THE story of porcelain's journey from China to Devon is being celebrated in a new exhibition at the Devon Guild of Craftsmen.
The Bovey Tracey-based arts venue is hosting Porcelain Complexion, which combines historical artefacts specially loaned from Plymouth Museum with the work of several contemporary makers, until Sunday, November 17,
Among the antique tea-ware is a group of hand-dipped porcelain dogs by Helen Felcey. Her porcelain combines both sharpness and softness and gives the familiar an other worldly quality.
Other exhibitors include Westcountry potter Tim Gee, and Takeshi Yasuda, whose pieces are held in the V&A London.
Phil de Burlet, curator and exhibitor, said: "We chose porcelain as a good subject for an exhibition as it's not much covered. This is a timely moment to celebrate and tell the story of this type of clay especially because of the local links." Porcelain, whether ancient or contemporary, is known for its glazed-white translucence. Although usually associated with its origins in the Kaolin Mountains of China, it is little known that the same clay type exists within the geology of Cornwall and it was in Plymouth that the first British patent was granted in 1768.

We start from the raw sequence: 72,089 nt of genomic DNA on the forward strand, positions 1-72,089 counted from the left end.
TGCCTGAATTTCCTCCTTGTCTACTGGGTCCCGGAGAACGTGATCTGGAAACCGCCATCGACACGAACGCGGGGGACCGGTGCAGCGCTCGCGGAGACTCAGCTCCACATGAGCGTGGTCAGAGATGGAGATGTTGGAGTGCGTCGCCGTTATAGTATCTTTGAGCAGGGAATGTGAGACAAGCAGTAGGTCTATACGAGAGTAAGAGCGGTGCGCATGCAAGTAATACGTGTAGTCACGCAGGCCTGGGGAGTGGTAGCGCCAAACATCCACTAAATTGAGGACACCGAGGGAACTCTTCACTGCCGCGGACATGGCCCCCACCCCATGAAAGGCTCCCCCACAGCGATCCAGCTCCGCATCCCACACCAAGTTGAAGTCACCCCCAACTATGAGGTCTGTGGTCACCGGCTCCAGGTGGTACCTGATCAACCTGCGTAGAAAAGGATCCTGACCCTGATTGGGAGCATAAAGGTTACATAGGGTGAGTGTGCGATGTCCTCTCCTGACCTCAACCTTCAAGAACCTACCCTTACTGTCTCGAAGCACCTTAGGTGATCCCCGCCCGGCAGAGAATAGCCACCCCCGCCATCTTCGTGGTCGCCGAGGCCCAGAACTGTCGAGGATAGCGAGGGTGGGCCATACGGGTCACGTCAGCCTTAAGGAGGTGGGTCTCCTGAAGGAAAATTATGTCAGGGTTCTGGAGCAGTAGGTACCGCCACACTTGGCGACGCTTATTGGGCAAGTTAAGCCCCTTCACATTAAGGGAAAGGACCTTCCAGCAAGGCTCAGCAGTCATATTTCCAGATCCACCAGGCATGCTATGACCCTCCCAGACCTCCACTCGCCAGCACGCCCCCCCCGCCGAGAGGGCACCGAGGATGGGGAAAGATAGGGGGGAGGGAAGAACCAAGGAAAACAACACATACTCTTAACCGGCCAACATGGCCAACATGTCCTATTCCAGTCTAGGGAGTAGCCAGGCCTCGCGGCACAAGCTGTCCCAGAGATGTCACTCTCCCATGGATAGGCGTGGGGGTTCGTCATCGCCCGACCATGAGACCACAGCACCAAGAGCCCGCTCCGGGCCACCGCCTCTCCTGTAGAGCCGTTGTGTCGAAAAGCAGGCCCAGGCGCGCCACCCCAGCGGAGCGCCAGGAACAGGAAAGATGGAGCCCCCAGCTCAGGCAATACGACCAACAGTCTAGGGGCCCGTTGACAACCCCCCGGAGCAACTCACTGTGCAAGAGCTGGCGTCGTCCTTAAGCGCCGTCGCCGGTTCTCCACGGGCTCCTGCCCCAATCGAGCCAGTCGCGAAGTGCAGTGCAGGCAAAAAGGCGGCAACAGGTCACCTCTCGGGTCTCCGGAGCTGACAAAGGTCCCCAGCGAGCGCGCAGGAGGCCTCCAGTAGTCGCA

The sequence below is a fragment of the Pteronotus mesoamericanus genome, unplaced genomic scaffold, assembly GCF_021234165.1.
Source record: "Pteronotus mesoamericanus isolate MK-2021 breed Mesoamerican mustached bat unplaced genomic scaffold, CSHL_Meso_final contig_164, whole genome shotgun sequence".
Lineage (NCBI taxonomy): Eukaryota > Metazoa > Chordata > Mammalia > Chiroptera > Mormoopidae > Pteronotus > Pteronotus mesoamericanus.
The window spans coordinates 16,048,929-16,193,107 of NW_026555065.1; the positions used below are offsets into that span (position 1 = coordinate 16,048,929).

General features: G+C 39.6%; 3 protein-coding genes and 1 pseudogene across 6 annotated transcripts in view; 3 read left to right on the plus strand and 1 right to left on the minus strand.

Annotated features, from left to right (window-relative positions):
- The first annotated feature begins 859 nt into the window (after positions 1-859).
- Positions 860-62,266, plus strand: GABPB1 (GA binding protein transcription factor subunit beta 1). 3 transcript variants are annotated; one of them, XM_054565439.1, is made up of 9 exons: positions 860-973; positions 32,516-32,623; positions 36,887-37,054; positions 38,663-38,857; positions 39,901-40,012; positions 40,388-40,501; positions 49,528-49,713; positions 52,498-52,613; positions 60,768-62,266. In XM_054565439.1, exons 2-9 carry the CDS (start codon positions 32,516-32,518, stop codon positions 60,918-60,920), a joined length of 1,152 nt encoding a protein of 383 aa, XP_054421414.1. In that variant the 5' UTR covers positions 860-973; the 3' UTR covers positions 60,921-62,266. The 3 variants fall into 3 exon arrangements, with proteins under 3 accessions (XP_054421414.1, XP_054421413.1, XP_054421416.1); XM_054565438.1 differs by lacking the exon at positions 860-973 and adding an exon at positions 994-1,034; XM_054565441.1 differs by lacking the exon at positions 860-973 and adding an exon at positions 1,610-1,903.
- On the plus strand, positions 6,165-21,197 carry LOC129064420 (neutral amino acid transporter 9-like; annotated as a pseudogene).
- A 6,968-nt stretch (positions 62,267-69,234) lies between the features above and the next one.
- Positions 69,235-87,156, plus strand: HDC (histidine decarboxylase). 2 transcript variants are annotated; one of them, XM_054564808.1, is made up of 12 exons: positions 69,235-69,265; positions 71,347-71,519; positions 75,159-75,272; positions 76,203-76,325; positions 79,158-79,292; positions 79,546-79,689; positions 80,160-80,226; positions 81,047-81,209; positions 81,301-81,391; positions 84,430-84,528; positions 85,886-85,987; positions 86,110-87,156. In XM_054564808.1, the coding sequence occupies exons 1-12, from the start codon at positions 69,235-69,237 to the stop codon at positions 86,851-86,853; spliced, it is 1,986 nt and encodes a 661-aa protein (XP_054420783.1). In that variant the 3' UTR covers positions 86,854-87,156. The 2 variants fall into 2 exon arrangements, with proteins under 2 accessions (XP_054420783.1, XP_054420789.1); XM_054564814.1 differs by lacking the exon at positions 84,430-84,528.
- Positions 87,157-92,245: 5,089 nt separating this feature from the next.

This was to William Cookworthy, who opened the first UK porcelain factory in the town, and is why some key pieces collected by Plymouth Museum feature in the exhibition. As well as the exhibits, education panels and notes in the gallery tell the story of porcelain through its origins.
Works by five international contemporary makers sit alongside other historical pieces. They all use porcelain, but in very different ways. For example, Prue Venables, one of Australia's leading contemporary ceramic artists, preserves the functionality of a tea-strainer within the serene stillness of porcelain.
Motivated by a particular interest in functional objects and a search for simplicity, quietness and an essential stillness, Prue makes objects that are pared back, serene and deceptively simple. Her work is in many significant collections including the National Gallery of Australia. Devon Guild member Taja presents a striking blue-gazed wall installation. Taja came to England 30 years ago from his native Japan, and has been working as a self-taught potter using many different clays such as earthenware, stoneware and even brick clay.
Five years ago he started to use porcelain clay and, with help from Arts Council England, began to develop his own blue glazes.
Most work is for sale, with prices ranging from £25 to several thousand pounds. The exhibition is open daily from 10am to 5.30pm, and entry is free. To coincide, a porcelain demonstration and make day is being held on Saturday, October 19, from 10am to 4pm. Free to watch or £10 to stay, it will show how to make a badge/brooch.